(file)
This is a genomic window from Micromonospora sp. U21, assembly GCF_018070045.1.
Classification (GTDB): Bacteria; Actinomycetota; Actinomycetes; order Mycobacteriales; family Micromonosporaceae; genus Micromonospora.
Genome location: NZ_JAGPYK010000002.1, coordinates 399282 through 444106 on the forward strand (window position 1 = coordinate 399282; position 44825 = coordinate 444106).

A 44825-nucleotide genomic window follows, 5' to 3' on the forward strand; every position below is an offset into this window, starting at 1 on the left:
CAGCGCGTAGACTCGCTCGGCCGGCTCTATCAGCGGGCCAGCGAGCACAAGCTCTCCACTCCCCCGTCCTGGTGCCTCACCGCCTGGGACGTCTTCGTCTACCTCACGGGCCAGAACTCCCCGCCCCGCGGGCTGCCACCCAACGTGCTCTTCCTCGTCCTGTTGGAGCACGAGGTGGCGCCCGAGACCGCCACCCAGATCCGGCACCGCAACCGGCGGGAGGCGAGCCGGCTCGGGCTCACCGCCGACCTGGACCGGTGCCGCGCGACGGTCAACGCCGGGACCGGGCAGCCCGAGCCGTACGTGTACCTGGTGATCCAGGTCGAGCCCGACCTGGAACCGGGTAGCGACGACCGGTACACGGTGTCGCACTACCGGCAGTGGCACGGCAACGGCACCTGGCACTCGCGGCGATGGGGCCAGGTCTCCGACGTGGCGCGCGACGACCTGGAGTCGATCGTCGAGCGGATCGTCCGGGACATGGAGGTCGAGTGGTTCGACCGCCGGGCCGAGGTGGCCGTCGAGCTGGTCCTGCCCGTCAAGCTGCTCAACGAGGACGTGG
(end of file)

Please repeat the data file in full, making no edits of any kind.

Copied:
This is a genomic window from Micromonospora sp. U21, assembly GCF_018070045.1.
Classification (GTDB): Bacteria; Actinomycetota; Actinomycetes; order Mycobacteriales; family Micromonosporaceae; genus Micromonospora.
Genome location: NZ_JAGPYK010000002.1, coordinates 399282 through 444106 on the forward strand (window position 1 = coordinate 399282; position 44825 = coordinate 444106).

A 44825-nucleotide genomic window follows, 5' to 3' on the forward strand; every position below is an offset into this window, starting at 1 on the left:
CAGCGCGTAGACTCGCTCGGCCGGCTCTATCAGCGGGCCAGCGAGCACAAGCTCTCCACTCCCCCGTCCTGGTGCCTCACCGCCTGGGACGTCTTCGTCTACCTCACGGGCCAGAACTCCCCGCCCCGCGGGCTGCCACCCAACGTGCTCTTCCTCGTCCTGTTGGAGCACGAGGTGGCGCCCGAGACCGCCACCCAGATCCGGCACCGCAACCGGCGGGAGGCGAGCCGGCTCGGGCTCACCGCCGACCTGGACCGGTGCCGCGCGACGGTCAACGCCGGGACCGGGCAGCCCGAGCCGTACGTGTACCTGGTGATCCAGGTCGAGCCCGACCTGGAACCGGGTAGCGACGACCGGTACACGGTGTCGCACTACCGGCAGTGGCACGGCAACGGCACCTGGCACTCGCGGCGATGGGGCCAGGTCTCCGACGTGGCGCGCGACGACCTGGAGTCGATCGTCGAGCGGATCGTCCGGGACATGGAGGTCGAGTGGTTCGACCGCCGGGCCGAGGTGGCCGTCGAGCTGGTCCTGCCCGTCAAGCTGCTCAACGAGGACGTGG